How can Yin Yoga help with difficult emotions?

As human beings we have an in-built reflex to turn away from things that make us uncomfortable.The Buddhists call it Dvesha or ‘aversion’ and it can take many forms,  like distracting ourselves with outside stimulus and substances (to avoid facing difficult feelings); or going cold on relationships when they become challenging.   We blame other people or the situation we’re in for the difficult feelings that we experience, not acknowledging that these uncomfortable feelings arise from within, and they are ours to deal with.

But turning away from the things that make us uncomfortable doesn’t make them go away. Just because we refuse to look at or acknowledge something doesn’t mean it isn’t still right there, shadowing our every step.  Turning away only blocks the flow of these emotions through us, so they stay.  They get stuck within us and get buried deep in our bodies.  They manifest as physical pain and discomfort and continue to arise on cue when triggered.

So, if turning away from difficult, uncomfortable emotions and feelings only embeds them deeper within us, how do we release them?  How do we let them go?

In Yin yoga (as well as other kinds of mindfulness practices) we seek to release uncomfortable and difficult feelings by allowing ourselves to feel them, instead of turning away from them.

What if the uncomfortable feelings that arise within us are just asking to be felt?

Yin yoga offers us an opportunity to feel what is asking to be felt, and in doing so, to release uncomfortable and difficult feelings, which are often expressed as stress and tension that is held in the body.   It does so through the emphasis on mindfulness, and stillness in the long hold poses of the practice, through cultivating presence with all that arises in the present moment as we rest in the poses.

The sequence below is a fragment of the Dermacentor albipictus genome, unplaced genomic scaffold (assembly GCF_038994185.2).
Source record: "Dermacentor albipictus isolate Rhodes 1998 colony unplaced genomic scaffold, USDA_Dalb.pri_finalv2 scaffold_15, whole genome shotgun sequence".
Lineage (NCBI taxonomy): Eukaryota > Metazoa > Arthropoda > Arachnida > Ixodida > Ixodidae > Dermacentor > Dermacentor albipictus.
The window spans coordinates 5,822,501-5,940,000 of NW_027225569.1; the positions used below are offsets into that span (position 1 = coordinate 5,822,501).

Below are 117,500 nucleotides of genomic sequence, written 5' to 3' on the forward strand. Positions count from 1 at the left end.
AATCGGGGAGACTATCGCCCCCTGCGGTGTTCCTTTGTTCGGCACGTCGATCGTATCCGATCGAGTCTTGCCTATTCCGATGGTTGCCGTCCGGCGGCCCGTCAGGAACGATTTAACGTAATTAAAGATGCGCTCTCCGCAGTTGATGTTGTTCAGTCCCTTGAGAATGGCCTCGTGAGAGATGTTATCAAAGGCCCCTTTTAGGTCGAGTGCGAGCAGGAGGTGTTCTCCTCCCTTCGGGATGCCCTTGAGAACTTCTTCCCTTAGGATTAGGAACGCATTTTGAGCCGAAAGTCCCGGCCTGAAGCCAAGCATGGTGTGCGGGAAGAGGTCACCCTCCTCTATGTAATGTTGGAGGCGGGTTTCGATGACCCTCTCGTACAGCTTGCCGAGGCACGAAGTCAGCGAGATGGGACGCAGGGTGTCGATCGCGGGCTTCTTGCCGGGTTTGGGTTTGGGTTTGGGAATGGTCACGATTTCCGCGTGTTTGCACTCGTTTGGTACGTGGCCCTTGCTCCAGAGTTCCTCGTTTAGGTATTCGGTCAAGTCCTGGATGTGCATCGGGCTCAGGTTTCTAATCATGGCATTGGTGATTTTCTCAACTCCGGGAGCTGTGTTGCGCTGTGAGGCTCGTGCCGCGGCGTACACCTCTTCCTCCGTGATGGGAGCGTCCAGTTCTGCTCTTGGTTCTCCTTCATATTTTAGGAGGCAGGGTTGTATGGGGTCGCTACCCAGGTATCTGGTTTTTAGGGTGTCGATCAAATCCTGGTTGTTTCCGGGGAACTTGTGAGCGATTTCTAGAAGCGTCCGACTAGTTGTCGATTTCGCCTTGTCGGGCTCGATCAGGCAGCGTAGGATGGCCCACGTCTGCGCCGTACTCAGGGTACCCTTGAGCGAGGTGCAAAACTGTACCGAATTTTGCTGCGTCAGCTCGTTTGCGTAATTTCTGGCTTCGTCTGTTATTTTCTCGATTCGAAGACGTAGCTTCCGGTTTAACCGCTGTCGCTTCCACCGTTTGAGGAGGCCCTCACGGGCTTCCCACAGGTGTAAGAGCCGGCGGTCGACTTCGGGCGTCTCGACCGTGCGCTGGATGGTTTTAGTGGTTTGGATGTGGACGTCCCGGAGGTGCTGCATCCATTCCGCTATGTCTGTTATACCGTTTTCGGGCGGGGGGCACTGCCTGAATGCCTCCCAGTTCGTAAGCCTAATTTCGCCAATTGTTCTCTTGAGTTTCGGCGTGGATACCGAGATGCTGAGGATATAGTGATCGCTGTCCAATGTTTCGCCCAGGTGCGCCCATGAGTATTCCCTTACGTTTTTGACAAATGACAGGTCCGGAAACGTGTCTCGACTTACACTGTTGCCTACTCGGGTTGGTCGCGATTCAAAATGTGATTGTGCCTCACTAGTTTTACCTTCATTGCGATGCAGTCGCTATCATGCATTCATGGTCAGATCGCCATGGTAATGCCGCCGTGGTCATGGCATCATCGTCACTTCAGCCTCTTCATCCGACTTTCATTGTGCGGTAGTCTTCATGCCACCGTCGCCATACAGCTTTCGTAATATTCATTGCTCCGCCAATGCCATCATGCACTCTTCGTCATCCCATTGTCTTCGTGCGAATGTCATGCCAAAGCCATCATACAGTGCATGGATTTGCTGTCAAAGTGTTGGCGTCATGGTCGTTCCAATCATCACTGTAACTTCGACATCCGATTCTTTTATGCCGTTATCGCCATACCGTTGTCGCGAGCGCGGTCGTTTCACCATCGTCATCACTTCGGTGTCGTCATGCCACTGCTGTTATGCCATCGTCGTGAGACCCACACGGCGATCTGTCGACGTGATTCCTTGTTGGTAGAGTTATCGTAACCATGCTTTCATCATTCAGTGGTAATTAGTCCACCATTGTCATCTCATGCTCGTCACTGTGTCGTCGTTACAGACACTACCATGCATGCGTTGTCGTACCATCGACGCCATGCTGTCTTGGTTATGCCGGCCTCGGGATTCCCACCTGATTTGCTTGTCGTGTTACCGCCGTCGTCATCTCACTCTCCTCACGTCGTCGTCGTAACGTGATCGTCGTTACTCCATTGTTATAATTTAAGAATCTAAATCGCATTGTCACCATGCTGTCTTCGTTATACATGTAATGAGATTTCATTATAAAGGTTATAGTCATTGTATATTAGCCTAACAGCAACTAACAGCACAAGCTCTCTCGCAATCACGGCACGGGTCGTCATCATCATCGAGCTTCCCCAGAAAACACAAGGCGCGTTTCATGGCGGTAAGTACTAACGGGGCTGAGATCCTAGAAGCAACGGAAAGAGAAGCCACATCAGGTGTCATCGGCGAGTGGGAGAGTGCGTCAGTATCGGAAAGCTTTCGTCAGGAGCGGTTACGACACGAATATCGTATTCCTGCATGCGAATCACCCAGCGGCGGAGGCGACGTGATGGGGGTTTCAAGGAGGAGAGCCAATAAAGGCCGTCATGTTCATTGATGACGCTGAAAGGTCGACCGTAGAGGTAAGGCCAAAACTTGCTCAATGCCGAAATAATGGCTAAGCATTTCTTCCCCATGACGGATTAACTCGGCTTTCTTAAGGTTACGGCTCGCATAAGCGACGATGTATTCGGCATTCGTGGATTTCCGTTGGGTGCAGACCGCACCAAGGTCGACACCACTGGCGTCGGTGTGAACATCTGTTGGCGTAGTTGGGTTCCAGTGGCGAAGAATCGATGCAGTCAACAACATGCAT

By staying still, we physically stay present with what is, both in the present moment and in our bodies (physically and emotionally), and by staying present with the things that make us uncomfortable (not turning away) we are allowing them to be seen and acknowledged.  In doing so, we enable ourselves to move beyond the reactive reflex to ignore them, feel shame about them, and bury them deeper.

The emphasis on mindfulness allows energy in the body to move, to flow.   Here, it is important to have awareness of the thinking mind, and the role it plays in the experience of uncomfortable feelings.  When uncomfortable feelings arise the thinking mind attaches a story or narrative to them:  “I’m feeling this way because of x” (often, x is familiar, well-worn territory, the recurrent story about e.g. how we are not enough or how the world is unkind/unfair).  When the x narrative is attached to the feelings it starts to create a loop – the narrative triggers more uncomfortable feelings, which then feedback into and strengthen the narrative.  The loop goes round and round and leads nowhere.  The uncomfortable feelings and associated pain have nowhere to go and stay within.

Yin yoga is heavily influenced by Traditional Chinese Medicine, and in this paradigm, all emotions are understood as an expression of Chi.

Yin yoga is heavily influenced by Traditional Chinese Medicine, and in this paradigm, all emotions are understood as an expression of Chi (life force energy) and are neither inherently positive or negative.  Emotions only become problematic when they are obstructed, blocked, and are unable to flow.

If we can observe the fluctuations of the thinking mind, the coming and going of thoughts,  without reacting or identifying, we can fully experience our feelings in the body, allowing them to be felt.  By allowing our feelings to be felt, we allow them to move and flow (instead of getting stuck within us).   In doing so, we can allow all feelings to move through us, letting ourselves grow and expand by experiencing all the colours of our humanity without shame or precondition.

And in letting these difficult or uncomfortable emotions flow through us, we can RELEASE them, instead of holding onto them and carrying them around in our bodies.

Author: Sophie